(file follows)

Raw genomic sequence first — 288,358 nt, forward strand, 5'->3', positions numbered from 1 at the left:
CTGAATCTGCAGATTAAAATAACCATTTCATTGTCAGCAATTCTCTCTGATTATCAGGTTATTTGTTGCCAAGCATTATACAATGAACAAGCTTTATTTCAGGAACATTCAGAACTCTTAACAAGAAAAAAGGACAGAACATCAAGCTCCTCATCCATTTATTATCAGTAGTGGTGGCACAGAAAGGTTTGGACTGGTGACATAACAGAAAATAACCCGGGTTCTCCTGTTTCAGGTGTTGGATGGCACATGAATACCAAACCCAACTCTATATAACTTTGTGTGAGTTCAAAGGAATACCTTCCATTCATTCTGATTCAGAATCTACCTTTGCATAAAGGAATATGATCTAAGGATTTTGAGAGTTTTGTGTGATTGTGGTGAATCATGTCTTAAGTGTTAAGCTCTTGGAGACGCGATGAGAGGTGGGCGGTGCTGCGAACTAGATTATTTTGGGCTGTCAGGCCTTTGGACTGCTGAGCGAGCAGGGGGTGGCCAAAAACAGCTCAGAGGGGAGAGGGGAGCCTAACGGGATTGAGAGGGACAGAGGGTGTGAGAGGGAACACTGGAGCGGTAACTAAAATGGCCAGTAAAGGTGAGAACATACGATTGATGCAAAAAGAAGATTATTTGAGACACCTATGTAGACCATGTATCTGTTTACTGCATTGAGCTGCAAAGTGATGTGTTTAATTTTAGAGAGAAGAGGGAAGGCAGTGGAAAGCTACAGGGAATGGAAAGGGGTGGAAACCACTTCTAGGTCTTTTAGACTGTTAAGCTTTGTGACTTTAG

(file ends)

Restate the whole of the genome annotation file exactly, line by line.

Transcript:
Raw genomic sequence first — 288,358 nt, forward strand, 5'->3', positions numbered from 1 at the left:
CTGAATCTGCAGATTAAAATAACCATTTCATTGTCAGCAATTCTCTCTGATTATCAGGTTATTTGTTGCCAAGCATTATACAATGAACAAGCTTTATTTCAGGAACATTCAGAACTCTTAACAAGAAAAAAGGACAGAACATCAAGCTCCTCATCCATTTATTATCAGTAGTGGTGGCACAGAAAGGTTTGGACTGGTGACATAACAGAAAATAACCCGGGTTCTCCTGTTTCAGGTGTTGGATGGCACATGAATACCAAACCCAACTCTATATAACTTTGTGTGAGTTCAAAGGAATACCTTCCATTCATTCTGATTCAGAATCTACCTTTGCATAAAGGAATATGATCTAAGGATTTTGAGAGTTTTGTGTGATTGTGGTGAATCATGTCTTAAGTGTTAAGCTCTTGGAGACGCGATGAGAGGTGGGCGGTGCTGCGAACTAGATTATTTTGGGCTGTCAGGCCTTTGGACTGCTGAGCGAGCAGGGGGTGGCCAAAAACAGCTCAGAGGGGAGAGGGGAGCCTAACGGGATTGAGAGGGACAGAGGGTGTGAGAGGGAACACTGGAGCGGTAACTAAAATGGCCAGTAAAGGTGAGAACATACGATTGATGCAAAAAGAAGATTATTTGAGACACCTATGTAGACCATGTATCTGTTTACTGCATTGAGCTGCAAAGTGATGTGTTTAATTTTAGAGAGAAGAGGGAAGGCAGTGGAAAGCTACAGGGAATGGAAAGGGGTGGAAACCACTTCTAGGTCTTTTAGACTGTTAAGCTTTGTGACTTTAG